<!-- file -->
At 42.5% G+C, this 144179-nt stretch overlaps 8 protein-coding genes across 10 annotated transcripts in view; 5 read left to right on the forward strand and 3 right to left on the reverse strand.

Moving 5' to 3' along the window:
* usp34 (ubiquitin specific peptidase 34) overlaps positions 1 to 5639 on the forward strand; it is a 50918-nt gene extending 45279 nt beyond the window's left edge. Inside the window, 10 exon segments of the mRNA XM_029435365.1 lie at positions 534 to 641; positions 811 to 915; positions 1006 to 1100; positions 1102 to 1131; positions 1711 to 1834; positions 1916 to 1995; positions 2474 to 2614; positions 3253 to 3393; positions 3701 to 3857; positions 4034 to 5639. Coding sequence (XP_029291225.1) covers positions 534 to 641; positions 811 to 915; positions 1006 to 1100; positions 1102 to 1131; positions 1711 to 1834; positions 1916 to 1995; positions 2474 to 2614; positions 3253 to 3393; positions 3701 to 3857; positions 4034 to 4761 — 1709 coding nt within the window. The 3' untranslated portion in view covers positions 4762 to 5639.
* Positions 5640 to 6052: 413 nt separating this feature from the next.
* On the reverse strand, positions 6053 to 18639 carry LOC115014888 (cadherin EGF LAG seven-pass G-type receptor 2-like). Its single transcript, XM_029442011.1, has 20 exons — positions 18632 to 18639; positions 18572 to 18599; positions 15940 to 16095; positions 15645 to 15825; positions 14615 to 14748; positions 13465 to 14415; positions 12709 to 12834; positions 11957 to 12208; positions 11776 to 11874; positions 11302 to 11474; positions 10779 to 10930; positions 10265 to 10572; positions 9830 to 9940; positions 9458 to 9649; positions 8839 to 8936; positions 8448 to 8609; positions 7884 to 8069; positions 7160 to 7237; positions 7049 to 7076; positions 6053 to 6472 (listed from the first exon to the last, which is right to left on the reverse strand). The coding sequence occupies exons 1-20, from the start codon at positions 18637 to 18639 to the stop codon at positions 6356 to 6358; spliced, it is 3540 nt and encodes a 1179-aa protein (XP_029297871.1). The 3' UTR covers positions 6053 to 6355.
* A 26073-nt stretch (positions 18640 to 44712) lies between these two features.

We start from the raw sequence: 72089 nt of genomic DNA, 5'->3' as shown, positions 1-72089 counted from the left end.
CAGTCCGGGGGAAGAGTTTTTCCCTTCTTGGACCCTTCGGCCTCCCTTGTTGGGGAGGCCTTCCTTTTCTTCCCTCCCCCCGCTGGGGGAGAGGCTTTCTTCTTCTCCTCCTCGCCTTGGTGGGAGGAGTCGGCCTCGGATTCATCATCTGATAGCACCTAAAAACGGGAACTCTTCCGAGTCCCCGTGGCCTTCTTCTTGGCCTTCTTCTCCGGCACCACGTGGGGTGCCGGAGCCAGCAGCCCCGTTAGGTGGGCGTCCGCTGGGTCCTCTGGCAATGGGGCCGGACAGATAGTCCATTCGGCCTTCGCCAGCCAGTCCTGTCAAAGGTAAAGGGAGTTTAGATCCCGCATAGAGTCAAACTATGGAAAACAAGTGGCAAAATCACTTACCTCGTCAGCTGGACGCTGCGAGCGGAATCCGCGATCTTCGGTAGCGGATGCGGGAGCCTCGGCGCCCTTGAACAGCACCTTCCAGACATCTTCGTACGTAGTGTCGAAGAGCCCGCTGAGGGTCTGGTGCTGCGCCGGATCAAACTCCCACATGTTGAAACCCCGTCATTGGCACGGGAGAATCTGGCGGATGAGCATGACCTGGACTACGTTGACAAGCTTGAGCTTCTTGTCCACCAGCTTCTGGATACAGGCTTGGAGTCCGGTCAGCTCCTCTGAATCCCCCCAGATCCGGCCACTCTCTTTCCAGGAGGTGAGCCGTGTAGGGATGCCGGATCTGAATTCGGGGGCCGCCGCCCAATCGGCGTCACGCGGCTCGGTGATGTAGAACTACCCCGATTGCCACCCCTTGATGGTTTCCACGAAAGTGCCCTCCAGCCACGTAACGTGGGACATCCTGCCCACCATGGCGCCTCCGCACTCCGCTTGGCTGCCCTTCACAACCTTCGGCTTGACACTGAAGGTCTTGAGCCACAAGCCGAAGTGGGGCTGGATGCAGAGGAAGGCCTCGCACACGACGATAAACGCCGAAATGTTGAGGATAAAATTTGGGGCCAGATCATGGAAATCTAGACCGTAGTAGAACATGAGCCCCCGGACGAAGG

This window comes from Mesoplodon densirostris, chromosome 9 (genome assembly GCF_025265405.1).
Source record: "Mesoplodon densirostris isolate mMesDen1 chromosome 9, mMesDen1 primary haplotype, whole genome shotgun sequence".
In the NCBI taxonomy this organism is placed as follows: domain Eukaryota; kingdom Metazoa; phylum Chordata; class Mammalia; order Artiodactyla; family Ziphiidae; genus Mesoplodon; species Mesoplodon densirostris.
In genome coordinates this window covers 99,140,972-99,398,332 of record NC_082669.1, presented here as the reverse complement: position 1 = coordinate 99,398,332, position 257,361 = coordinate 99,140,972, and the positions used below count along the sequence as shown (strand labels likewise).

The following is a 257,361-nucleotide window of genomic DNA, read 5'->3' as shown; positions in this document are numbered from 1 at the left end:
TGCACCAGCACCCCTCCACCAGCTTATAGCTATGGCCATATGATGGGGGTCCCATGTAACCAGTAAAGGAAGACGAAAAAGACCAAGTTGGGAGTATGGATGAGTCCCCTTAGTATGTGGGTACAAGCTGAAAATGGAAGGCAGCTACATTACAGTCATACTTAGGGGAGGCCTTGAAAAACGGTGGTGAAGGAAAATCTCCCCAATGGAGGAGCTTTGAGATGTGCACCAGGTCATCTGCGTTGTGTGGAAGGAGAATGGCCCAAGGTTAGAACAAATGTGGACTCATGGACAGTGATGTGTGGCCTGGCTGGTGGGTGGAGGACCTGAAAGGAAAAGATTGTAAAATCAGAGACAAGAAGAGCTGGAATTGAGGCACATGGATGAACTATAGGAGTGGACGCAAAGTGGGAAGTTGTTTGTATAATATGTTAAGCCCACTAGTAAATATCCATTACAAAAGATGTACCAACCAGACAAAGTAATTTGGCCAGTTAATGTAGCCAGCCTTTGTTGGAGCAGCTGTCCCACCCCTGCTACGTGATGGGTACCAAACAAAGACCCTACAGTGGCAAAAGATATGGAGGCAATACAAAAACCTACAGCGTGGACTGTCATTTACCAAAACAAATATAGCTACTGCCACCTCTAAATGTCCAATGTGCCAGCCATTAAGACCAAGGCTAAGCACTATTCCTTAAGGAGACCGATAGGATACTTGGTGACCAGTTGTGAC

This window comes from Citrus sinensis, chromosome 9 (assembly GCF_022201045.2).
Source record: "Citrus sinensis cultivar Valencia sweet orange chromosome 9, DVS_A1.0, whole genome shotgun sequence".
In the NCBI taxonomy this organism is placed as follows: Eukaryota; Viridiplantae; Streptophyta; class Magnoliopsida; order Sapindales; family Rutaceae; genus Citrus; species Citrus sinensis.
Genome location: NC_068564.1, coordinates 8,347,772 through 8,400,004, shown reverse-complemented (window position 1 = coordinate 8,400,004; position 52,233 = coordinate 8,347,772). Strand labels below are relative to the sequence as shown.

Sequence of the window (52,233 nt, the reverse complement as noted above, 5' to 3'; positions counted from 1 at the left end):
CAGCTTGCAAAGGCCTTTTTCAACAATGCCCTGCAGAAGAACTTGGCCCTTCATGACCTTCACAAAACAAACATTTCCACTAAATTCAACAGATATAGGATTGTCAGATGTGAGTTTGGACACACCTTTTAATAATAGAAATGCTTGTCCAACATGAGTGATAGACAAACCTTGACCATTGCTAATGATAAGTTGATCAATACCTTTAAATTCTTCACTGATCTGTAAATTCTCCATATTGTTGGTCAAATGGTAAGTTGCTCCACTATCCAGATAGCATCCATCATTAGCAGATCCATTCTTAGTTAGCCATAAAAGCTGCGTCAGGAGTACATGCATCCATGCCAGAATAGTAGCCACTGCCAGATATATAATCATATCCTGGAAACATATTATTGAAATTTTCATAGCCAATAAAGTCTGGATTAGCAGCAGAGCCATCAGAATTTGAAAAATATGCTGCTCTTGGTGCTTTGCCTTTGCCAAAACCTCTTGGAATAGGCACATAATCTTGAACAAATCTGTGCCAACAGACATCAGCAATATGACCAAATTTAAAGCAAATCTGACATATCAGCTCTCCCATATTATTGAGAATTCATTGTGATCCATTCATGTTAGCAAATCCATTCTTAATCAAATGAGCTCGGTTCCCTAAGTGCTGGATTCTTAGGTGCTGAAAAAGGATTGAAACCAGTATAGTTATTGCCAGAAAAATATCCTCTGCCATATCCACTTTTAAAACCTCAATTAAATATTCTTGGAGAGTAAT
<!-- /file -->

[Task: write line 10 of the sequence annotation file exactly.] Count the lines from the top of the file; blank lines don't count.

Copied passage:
Source record: "Mesoplodon densirostris isolate mMesDen1 chromosome 9, mMesDen1 primary haplotype, whole genome shotgun sequence".